Movies or life stories that are transformed into Broadway musicals always take a degree of liberties with their source material. Sometimes they’re egregious (Hey, Cher musical people, Gregg Allman didn’t sing “Ramblin’ Man” — Dickey Betts did!); other times they may be an improvement. The latter is sometimes the case in Back to the Future: The Musical, which opened last week and time-travels the 1985 blockbuster starring Michael J. Fox as Marty McFly onto the 2023 Broadway stage. Beloved artifacts like Marty’s down vest, Doc Brown’s souped-up DeLorean, and that banging theme song “The Power of Love” all make the jump, but (spoiler alert!) other, shall we say, more problematic scenes were cut or altered. Here’s what we noticed from the seats:
Marty McFly, a white teenager, is no longer responsible for a rock & roll classic written by a Black pioneer.
In the movie, Eighties Marty is a wanna-be rock star, but when he’s transported back to 1955 he gets to live out his fantasy at the school dance. As we all recall, the guitarist in the band injures his hand, so Marty borrows his axe and leads the all-Black band through a romp of Chuck Berry’s “Johnny B. Goode,” which the crowd has apparently never heard. (In the real world, Berry had already released “Maybellene” and “Roll Over Beethoven,” but “Johnny B. Goode” wouldn’t arrive on record until 1958.)
The band member — “Marvin Berry” — is seen calling his “cousin” in the movie and holding up the phone so that Chuck could hear this mysterious kid play this rollicking new song. The implication, of course, was that rock & roll was invented by…Marty McFly. That wasn’t a good look in 1985, and it’s an even worse one now. The performance is replicated in the stage production, but even though Marty still plays “Johnny B. Goode,” that unfortunate phone call has gone the way of land lines.
Charles Berry Jr., Berry’s son, says he was unaware that the telephone gag was cut from the musical version. But according to Berry, neither that scene from the movie, nor anything else about the cinematic Back to the Future, bothered his father or anyone in the family, and he laughs off the appropriation accusations. “In my perspective, I know the facts,” he says. “My family knows the facts. The world knows the facts. It’s a movie. We didn’t think of any appropriations, didn’t think it was any rip-off. In fact, our stance was, ‘This is fantastic! Nearly 30 years later, this is in a movie!’ You can’t beat that.” Four decades on, though, Berry does still have to field questions about his dad’s fictitious “cousin Marvin.”
The Middle East caricatures of Libyan terrorists have been removed.
Other than the quintessential high-school bully Biff, who’s like Shrek’s evil twin, the villains in the Back to the Future movie were Libyan terrorists, depicted as Middle Eastern caricatures in a VW van who seek revenge on Doc for bilking them out of their plutonium. When they find him, they shoot him dead.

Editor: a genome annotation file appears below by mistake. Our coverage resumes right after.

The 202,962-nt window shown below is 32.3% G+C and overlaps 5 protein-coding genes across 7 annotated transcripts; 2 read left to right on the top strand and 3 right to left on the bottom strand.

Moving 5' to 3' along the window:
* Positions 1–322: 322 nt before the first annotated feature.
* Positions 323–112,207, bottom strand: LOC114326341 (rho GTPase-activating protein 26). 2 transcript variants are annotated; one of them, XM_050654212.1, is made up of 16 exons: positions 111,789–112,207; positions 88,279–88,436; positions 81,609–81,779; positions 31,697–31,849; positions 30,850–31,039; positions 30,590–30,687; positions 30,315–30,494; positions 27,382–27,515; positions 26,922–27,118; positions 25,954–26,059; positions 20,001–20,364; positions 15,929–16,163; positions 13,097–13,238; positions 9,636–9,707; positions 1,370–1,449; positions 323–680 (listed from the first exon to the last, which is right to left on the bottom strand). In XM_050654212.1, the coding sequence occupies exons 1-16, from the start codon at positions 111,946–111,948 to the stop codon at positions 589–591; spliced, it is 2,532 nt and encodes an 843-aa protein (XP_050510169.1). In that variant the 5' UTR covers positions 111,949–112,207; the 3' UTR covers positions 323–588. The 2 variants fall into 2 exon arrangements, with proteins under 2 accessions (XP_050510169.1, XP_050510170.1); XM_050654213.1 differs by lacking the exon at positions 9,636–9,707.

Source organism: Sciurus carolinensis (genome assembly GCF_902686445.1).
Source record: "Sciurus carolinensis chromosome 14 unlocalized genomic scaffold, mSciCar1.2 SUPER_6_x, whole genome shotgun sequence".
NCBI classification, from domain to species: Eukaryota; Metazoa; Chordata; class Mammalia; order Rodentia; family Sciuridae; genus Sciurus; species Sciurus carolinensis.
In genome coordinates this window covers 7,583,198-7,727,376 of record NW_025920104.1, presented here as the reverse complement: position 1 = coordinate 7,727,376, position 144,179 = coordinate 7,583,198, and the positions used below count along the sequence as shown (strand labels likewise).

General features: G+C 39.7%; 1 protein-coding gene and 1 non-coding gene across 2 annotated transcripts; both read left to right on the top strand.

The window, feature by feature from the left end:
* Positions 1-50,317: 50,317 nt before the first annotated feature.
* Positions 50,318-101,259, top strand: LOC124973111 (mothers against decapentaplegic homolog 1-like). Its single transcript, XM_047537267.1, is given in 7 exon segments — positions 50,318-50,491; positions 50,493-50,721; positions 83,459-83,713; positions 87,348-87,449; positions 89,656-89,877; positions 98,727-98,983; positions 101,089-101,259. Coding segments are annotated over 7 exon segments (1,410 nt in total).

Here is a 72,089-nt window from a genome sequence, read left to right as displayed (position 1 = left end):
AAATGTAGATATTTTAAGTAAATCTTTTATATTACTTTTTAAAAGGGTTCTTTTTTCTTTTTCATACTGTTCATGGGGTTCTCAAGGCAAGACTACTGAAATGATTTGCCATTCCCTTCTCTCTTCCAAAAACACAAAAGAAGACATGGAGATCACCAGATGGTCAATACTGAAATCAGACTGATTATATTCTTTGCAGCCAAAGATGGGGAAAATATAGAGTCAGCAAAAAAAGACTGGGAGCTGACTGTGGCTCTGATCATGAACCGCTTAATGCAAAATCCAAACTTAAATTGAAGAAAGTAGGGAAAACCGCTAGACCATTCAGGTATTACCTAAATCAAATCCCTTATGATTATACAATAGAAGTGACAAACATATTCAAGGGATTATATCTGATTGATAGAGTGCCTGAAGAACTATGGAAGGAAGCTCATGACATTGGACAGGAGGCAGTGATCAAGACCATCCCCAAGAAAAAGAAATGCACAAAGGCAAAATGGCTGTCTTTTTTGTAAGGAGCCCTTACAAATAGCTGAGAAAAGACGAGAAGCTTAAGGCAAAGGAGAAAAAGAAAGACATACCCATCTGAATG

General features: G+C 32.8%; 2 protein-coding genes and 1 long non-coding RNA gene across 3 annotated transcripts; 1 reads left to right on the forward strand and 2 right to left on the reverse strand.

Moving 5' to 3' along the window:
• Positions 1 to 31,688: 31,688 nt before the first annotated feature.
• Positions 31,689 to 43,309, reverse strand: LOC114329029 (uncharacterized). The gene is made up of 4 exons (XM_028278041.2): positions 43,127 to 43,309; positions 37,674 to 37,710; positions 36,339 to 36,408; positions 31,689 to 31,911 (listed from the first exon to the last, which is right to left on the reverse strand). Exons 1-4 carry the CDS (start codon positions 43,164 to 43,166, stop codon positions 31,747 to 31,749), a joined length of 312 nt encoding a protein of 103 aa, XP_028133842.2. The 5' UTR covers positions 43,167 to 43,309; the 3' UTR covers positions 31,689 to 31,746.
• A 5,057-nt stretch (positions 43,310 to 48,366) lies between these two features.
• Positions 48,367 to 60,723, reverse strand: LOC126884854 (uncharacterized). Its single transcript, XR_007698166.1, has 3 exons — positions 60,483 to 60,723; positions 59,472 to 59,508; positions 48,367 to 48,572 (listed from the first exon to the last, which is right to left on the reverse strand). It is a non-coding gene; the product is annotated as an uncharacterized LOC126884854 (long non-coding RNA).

In the musical, any and all international bad guys have been vanquished, and Doc’s life is now threatened after having accidentally touched the nuclear material while he was fueling the DeLorean. So does this mean that Doc might die not at the hands of terrorists but by the man who helped unleash nuclear power… J. Robert Oppenheimer? Now that’s a Broadway sequel we want to see.
We get a whole lot more Goldie.
When Marty first drops into the soda shop in 1955, he inspires janitor Goldie Wilson to think about campaigning for mayor. We barely see Wilson again, but in the musical, the character receives extended scenes in the past and present, as well as a crowd-pleasing production number, “Gotta Start Somewhere.” In the latter case, the change is a big win, with actor Jelani Remy throwing himself into the song with all-out stage-show gusto.
George McFly gets an extreme makeover.
In a change-up that likely won’t make Crispin Glover happy, Marty’s dad, a pathetic jellyfish of a man in the Fifties, is transformed into a successful (and wealthier) author after Marty zips back to the present. In an interview with the AV Club in 2012, Glover, who played George in the film, said as much: “I think there would be a better message if … instead the reward was that the mother and father characters are in love with each other. And that there’s the potential that money comes in.”
George’s overhaul is jacked up even more in the musical. When Marty returns to 1985, he learns that Hill Valley is having a “George McFly Day” to celebrate his dad and his best-selling sci-fi book. In the movie, that book was titled A Match Made in Space. Now it’s — surprise! — Back to the Future.
But the Oedipal romance remains.
For all the changes that BTTF: The Musical enacts, one key plot point that’s skeeved out viewers for decades remains: Lorraine, who doesn’t realize Marty is her flesh and blood, continues to have the hots for her son. Onstage, those scenes still play a little creepy, even if they’re presented in an innocuous enough way and with enough facial mugging from the musical’s star Casey Likes to pack a vintage sitcom. But there’s really no way around changing it: No matter how icky that plot point felt in 1985, there’d be no movie — or musical — without it.